For small, flat paintings, try using a spray bottle with water. You can also use a clean cloth to wipe the surface once your painting is dry. However, be careful not to damage the paper surface or paint when you do this.
3. Place Paper Between Blotter Paper and a Stack of Heavy Books
Book restorers use blotter paper to soak up the excess moisture from old, brittle books that are being restored. You can also use it to flatten watercolor paintings. To do this, place heavy books on top of the blotter paper and leave it overnight.
4. Iron Your Paper with a Heavy Towel or Cloth Over It
There are several ways to iron your watercolor paper after painting. You can cover the paper with a heavy towel or cloth, attach it to the board using clothespins, or cut slits around the paper to create a hinge. Then run an iron over the towel or cloth. If you are not using a heated surface, the paper can be pressed by placing a damp cloth over it and pressing it down with a book.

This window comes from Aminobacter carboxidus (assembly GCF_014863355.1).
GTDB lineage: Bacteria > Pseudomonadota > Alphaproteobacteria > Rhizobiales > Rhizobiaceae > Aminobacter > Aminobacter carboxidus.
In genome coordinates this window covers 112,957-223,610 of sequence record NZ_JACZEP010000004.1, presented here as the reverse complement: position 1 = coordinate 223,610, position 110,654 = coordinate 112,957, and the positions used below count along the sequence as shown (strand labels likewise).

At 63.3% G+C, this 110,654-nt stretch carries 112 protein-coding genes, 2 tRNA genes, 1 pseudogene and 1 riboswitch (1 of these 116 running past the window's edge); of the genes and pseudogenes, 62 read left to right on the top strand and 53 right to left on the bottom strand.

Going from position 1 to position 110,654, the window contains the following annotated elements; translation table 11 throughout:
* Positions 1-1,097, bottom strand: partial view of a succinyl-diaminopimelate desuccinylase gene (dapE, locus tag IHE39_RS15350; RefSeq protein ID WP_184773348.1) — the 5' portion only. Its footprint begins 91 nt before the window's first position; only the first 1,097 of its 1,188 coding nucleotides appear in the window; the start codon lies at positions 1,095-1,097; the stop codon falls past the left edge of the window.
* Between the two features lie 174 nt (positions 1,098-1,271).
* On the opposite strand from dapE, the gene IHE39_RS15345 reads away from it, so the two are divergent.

5. Dry Paper Under Heavy Objects
You can also try putting your watercolor painting under stacked heavy objects overnight since weight is necessary for this method. This works best for smaller paintings such as postcards and standard-sized sheets of paper that can stand upright. If you are painting on a canvas, you will have to use the plastic wrap method for the time being.
Steps To Follow: How to Flatten Watercolor Paper After Painting
Step 1: Use Your Iron
Use your iron to heat a towel or any piece of cloth that is cotton. The bigger the cloth, the better. Make sure it is hot before touching the paper with it by ironing an outside surface (like a piece of clothing) first, and then test if it’s intense enough for the paper on an inside corner.
Place the hot towel/cloth on top of the paper (not directly on it, but close to it) for about 5 seconds. Then lift the cloth up, and pull the paper off with your hand. The paper will easily come off!
Step 2: Lay Down the Hot Cloth
Lay dlay down the hot cloth over a flat surface and lay your watercolor paper on top of it. Use your hand to hold them both down, especially the corners. Carefully move your hand off the paper and wait a couple of seconds for it to cool. Add water to the paints; use a dropper or a brush.
I used a small artist’s brush here because it’s easier to control the amount of paint. You’ll probably need to dip into the water bowl more than once to cover the entire paper surface. Using a brush is also faster, and you can get a smooth layer on the paper, but be careful not to overdo it.